She said the British government could learn from New York’s Mayor Bloomberg’s controversial plan to ban of the sale of super-sized sugary drinks.
Bloomberg wants to stop the city’s restaurants, delis, sports stadiums and cinemas selling large sizes of sweetened soft drinks in a bid to tackle obesity.
Abbott told FoodManufacture.co.uk: “The contrast with the national British government could not be starker. Mayor Bloomberg seems unafraid to take on big business in order to secure the progress that New York needs on public health.
“Whereas Andrew Lansley’s entire strategy has become an expensive advertising programme for his friends in big business. This coalition government’s approach is one that’s failing.”
Under Bloomberg’s proposal, all food outlets regulated by the city authorities, including restaurants, street carts, delis, cinemas and sports arenas, would be forced to restrict the size of the cups in which they dispense fizzy drinks to a maximum of 16floz, or a little under 500ml. This would abolish the large- and super-sized containers that can extend to almost 2l floz in some fast food outlets.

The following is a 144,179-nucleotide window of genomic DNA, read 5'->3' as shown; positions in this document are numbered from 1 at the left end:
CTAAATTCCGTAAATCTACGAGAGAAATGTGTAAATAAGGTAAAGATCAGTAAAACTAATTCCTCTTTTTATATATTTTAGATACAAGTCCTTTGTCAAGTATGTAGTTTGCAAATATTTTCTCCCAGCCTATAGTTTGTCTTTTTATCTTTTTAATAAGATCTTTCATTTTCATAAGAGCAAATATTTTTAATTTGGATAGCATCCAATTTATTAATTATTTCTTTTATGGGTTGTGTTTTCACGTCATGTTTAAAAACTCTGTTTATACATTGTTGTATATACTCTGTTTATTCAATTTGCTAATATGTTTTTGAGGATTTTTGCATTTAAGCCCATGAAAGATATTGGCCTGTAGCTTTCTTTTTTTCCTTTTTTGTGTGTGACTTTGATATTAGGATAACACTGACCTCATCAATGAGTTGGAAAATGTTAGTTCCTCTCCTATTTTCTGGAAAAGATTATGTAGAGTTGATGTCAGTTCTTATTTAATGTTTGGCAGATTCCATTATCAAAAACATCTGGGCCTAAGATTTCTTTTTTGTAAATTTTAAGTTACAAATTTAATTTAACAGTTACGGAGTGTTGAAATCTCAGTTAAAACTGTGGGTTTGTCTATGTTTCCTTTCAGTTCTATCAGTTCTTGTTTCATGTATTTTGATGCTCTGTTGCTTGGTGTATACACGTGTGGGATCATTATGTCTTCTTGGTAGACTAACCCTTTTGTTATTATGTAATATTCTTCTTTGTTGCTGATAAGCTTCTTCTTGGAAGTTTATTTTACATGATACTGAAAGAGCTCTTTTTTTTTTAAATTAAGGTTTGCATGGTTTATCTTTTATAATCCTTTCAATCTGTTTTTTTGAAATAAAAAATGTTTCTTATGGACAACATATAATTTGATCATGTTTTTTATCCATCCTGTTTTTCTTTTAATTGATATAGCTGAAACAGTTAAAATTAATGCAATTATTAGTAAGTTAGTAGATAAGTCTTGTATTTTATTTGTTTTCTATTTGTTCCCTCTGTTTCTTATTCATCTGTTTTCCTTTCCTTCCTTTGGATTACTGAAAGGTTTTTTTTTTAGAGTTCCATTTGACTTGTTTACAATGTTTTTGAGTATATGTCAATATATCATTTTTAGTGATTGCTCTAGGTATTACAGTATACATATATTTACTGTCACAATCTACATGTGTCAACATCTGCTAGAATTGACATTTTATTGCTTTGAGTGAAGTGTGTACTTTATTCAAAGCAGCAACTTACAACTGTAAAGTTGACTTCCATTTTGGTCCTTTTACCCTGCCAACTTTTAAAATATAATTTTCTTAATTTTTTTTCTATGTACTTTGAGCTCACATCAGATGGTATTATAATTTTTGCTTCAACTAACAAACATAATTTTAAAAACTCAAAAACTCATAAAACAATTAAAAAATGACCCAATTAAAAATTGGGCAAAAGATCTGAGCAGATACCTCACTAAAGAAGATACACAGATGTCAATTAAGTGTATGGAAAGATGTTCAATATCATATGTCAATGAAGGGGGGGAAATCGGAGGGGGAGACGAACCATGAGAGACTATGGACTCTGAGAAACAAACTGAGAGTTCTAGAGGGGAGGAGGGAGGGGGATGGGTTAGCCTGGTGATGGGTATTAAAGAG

The move is part of the Mayor’s crusade for public health, which includes battling transfats, smoking, calorie-labelling and alcohol.
"More than half of New York City adults (58%) are overweight or obese,” Bloomberg tweeted. “We’re doing something about it.”
Abbott said: “I think this is a bold move by Mayor Bloomberg and I applaud him for that. It indicates to me that he understands the scale of the challenge.”
The New York City Beverage Association (NYCBA) said the measures, which could come into effect next year, were “zealous”.
“The city is not going to address the obesity issue by attacking soda [sweetened soft drinks] because soda is not driving the obesity rates,” NYCBA spokesman Stefan Friedman said in a statement.
But officials at Mayor Bloomberg’s office at City Hall disagree. Citing a 2006 study, they argue that sugary drinks are the biggest factor in rising calorie consumption and obesity levels.
Abbott said she would take inspiration from Bloomberg: “The way Bloomberg has made public health one of his top priorities in New York is a real inspiration to me, and I’m keen to learn from what he’s doing.”
“The Labour Party is undertaking a policy review right now. The approach I am building for Labour on public health is not about banning things, but rather about empowering communities and strengthening families to do the right thing. And helping to provide the civic space that Britain needs.”
Meanwhile, the US’s first National Soda Summit is taking place today (June 8) in Washington DC.
To read our sister title Food Manufacture’s Big Interview with Abbott, click here .